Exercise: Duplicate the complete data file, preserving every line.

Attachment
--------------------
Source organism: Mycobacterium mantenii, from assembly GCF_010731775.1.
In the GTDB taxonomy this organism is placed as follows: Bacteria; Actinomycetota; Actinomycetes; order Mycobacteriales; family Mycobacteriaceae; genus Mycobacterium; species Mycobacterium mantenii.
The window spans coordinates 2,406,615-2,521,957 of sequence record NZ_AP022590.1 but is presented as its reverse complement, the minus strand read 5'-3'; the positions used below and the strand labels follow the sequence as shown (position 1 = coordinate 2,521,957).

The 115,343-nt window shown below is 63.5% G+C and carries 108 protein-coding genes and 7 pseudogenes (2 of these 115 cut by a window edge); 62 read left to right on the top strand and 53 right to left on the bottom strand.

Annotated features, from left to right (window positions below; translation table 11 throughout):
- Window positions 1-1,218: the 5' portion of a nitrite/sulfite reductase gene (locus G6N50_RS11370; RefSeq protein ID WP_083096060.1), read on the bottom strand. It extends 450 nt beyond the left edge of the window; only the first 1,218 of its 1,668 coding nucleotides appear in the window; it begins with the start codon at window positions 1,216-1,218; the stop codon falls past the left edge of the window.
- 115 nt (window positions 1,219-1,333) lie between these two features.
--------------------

Source organism: Mycobacterium mantenii, from assembly GCF_010731775.1.
In the GTDB taxonomy this organism is placed as follows: Bacteria; Actinomycetota; Actinomycetes; order Mycobacteriales; family Mycobacteriaceae; genus Mycobacterium; species Mycobacterium mantenii.
The window spans coordinates 2,406,615-2,521,957 of sequence record NZ_AP022590.1 but is presented as its reverse complement, the minus strand read 5'-3'; the positions used below and the strand labels follow the sequence as shown (position 1 = coordinate 2,521,957).

The 115,343-nt window shown below is 63.5% G+C and carries 108 protein-coding genes and 7 pseudogenes (2 of these 115 cut by a window edge); 62 read left to right on the top strand and 53 right to left on the bottom strand.

Annotated features, from left to right (window positions below; translation table 11 throughout):
- Window positions 1-1,218: the 5' portion of a nitrite/sulfite reductase gene (locus G6N50_RS11370; RefSeq protein ID WP_083096060.1), read on the bottom strand. It extends 450 nt beyond the left edge of the window; only the first 1,218 of its 1,668 coding nucleotides appear in the window; it begins with the start codon at window positions 1,216-1,218; the stop codon falls past the left edge of the window.
- 115 nt (window positions 1,219-1,333) lie between these two features.